- Sam surviving the war ... come on showrunners, this made zero sense considering his battle skill and the amount of help he received which was almost none after the death of poor Edd.

- Jon's choices ... I get that it's a constant meme that he doesn't know anything but this's a bit ridiculous. I don't understand his place in the prophecy anymore or how he links to any of it. Was his purpose just to reunite the folks to come together for this battle? He died for a cause, came back to reunite part of the kingdoms for a very big imminent threat and spent a lot of time losing the fight with a dragon and a legendary sword ... only for Arya who'd never seen the Night King to be the one dealing the final blow.

- I wasn't against Arya being the one to kill the Night King ... it didn't feel justified given her path vs Jon's path and the interaction/ connection Jon's had with the Night King in the past. The Night King's death was underwhelming, quick and reminded me of that headlining botched main event finale at WWE Wrestlemania 2019.

- I was surprised they've now left 3 episodes to deal with Cersei and took 1 episode to deal with the Night King and the threat that was built up from season 1.

- Night King and Bran gave one another a lot of stares ... no dialog and to see the Night King die after was a bit frustrating to watch.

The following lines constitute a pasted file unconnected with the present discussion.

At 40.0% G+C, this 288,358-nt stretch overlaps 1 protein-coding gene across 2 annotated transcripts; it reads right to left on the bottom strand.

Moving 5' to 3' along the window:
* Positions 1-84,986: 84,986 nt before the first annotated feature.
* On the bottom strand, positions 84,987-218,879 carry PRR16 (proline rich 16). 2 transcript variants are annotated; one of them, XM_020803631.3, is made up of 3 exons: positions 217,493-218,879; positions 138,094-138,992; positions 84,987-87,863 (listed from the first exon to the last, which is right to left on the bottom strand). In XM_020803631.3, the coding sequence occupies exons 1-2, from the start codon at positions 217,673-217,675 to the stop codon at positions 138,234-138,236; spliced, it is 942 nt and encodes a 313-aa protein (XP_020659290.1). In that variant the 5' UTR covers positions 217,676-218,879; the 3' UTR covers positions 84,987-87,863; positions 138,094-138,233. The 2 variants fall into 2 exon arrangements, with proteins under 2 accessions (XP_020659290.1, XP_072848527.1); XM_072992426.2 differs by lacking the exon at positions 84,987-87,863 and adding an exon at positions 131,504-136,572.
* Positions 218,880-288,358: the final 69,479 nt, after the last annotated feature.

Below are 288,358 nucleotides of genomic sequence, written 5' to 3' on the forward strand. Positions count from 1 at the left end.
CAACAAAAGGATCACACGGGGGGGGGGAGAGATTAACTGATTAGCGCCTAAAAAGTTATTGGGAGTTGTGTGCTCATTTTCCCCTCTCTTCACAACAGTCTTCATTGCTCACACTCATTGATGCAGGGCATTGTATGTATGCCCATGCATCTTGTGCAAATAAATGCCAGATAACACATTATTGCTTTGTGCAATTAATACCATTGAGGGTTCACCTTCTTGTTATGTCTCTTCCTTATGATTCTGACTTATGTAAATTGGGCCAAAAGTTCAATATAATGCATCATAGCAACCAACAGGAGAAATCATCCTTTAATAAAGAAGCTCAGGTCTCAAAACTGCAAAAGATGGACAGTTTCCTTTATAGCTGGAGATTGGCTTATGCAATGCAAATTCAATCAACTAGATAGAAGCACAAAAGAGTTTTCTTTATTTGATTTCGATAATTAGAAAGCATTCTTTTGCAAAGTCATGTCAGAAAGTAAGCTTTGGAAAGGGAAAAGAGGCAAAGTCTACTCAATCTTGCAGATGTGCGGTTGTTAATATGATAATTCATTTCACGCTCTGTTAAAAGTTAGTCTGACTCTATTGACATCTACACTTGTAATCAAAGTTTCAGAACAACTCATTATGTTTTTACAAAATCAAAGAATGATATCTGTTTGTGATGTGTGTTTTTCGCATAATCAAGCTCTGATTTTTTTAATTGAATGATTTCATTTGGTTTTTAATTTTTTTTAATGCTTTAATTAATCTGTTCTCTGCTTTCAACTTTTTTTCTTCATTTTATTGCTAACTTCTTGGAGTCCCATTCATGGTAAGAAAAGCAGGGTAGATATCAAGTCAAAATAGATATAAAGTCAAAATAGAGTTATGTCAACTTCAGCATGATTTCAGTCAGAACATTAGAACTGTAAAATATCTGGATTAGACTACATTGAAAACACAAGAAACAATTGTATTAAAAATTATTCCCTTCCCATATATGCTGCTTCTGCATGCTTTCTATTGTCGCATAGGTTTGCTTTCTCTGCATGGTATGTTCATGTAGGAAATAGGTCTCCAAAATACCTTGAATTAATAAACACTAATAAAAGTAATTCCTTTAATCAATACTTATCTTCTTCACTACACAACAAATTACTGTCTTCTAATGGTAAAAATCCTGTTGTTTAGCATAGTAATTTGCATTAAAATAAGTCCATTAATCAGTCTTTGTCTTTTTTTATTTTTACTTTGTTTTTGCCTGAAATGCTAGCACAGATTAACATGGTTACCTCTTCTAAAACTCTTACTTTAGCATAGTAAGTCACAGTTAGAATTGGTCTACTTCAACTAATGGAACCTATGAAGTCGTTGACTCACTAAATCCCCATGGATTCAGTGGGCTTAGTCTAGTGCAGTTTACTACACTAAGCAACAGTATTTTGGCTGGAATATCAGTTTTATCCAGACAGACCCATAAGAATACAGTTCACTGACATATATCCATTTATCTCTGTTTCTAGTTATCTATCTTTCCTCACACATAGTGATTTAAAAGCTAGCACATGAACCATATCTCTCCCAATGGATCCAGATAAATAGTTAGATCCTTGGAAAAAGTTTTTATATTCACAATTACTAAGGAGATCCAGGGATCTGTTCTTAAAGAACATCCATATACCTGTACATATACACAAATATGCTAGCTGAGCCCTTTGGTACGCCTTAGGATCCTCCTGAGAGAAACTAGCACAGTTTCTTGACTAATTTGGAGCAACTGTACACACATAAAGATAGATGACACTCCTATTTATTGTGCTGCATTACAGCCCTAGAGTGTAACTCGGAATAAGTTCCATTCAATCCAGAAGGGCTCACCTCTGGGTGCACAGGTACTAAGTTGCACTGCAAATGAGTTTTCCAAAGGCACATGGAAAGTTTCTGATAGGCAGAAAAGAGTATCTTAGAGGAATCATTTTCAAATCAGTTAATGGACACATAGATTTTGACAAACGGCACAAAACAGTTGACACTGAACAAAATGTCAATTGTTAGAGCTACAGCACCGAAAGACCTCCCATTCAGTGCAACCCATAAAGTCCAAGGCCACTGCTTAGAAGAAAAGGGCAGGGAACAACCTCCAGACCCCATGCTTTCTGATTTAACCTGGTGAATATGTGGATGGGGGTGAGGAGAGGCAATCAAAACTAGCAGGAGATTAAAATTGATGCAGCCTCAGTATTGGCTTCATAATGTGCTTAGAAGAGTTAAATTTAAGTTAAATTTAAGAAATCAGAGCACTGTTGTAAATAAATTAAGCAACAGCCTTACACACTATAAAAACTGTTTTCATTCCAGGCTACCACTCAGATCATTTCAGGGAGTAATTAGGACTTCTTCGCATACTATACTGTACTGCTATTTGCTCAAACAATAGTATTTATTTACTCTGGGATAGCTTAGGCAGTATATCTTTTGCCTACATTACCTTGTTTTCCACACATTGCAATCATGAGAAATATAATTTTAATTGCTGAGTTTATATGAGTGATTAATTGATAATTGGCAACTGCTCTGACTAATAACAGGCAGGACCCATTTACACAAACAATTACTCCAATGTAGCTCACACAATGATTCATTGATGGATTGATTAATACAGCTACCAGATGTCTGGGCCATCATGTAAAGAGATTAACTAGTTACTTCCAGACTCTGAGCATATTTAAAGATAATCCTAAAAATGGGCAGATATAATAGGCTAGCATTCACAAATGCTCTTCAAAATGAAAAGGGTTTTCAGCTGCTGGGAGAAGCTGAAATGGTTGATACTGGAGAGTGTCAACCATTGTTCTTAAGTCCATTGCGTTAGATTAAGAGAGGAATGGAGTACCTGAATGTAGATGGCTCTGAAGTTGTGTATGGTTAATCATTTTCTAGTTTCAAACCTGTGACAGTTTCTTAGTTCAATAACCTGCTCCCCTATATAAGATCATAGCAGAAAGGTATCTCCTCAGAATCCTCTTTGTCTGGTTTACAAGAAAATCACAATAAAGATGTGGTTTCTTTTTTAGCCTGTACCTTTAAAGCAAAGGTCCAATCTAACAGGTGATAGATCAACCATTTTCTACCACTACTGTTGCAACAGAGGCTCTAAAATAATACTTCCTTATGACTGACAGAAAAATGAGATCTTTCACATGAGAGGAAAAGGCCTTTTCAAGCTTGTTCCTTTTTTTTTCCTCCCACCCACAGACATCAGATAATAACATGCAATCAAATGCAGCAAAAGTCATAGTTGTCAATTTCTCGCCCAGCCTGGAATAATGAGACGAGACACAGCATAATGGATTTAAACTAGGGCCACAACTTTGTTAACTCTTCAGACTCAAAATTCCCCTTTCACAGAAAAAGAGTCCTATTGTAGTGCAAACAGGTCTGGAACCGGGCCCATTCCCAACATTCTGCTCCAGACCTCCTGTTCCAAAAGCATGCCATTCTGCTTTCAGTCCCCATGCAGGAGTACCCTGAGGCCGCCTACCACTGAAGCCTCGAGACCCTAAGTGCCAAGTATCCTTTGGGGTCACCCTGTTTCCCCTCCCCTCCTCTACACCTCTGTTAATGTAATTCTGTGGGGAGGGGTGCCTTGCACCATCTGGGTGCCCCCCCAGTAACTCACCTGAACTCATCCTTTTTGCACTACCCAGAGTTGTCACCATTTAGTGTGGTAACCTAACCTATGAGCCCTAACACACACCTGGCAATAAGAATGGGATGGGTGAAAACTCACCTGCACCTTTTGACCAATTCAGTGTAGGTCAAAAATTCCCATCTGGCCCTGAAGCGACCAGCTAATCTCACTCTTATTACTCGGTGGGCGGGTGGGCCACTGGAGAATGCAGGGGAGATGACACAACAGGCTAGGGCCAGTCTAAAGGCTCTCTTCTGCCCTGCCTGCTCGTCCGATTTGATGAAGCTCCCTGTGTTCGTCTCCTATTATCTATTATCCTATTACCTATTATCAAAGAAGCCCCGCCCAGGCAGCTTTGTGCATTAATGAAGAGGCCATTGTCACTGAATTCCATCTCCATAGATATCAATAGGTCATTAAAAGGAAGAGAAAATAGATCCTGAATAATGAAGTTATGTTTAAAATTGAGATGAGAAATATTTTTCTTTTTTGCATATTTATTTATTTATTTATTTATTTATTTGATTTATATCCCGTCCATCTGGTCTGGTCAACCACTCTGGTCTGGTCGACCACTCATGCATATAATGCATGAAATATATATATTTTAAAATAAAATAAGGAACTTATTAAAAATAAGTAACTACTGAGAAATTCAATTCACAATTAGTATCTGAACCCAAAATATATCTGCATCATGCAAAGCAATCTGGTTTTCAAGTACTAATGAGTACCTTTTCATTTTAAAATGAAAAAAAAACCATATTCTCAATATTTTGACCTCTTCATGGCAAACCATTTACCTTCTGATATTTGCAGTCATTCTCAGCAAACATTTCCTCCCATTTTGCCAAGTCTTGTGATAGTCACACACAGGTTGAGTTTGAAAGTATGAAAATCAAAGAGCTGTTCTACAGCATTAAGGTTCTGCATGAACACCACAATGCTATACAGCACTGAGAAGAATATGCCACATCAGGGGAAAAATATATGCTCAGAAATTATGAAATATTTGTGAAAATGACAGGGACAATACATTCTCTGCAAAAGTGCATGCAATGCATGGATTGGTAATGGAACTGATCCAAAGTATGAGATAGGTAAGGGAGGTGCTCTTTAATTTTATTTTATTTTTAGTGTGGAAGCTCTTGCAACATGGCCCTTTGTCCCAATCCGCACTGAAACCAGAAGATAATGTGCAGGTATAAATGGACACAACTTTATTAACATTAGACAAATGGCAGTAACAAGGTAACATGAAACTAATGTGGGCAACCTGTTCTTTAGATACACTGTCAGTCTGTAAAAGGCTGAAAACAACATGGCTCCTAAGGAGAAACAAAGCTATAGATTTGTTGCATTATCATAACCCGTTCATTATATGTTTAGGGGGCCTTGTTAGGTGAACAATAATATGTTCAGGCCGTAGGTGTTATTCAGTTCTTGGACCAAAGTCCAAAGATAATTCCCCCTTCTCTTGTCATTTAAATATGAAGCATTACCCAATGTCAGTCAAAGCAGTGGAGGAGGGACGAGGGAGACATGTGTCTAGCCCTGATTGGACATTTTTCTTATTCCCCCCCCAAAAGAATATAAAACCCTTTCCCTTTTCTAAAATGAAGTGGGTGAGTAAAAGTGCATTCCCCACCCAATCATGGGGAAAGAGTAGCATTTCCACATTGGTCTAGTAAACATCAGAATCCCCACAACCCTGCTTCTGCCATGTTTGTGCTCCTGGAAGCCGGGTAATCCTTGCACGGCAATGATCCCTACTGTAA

- Jorah coming to save Dany ... I didn't see that coming because how the hell did he even get to her?! He did die a heroic death, reminded me of Judeau.
Yeah I was disappointed a lot by this episode. especially for something that was supposed to be big and all important... Oh well, I'm not that surprise considering this show started to go mainly downhill from s4. :shrug:
 

Kompozinaut

Grail Serpico!
This Nerdist article sums up my feeling pretty well. It's a short read, major quote below:

"But if you have invested in the history and lore behind the story, it was an anti-climactic end that didn't invert fantasy tropes in classic George R.R. Martin style. For all of the talk about the Prince That Was Promised, the secret that was Jon's birth, and Bran's knowledge of the past, none of that mattered in actually defeating the Night King. It didn't matter Jon was the son of ice and fire. All of Bran's powers and memories of the past weren't even relevant, as he sat there useless all night. The mere fact he was the Three-Eyed Raven was all that mattered, not his abilities. Forget a payoff to those arcs going back thousands of years; Arya was able to run by all of the White Walkers to kill a monster who had survived for thousands of years, all with a quick stab to the stomach. Arya killing the Night King was amazing to behold, but it felt somewhat hollow without payoff to the story's history."

I'm more than a little upset that Cersei will never have to deal with the undead in any capacity now. I'm bothered that Cersei has been saying "pish-posh" to the White Walker threat for years, and now is absolved of her inaction and complacency. "See guys? I told you it wasn't that big of a deal..." The comeuppance just aren't going to satisfy me at this point, I don't think.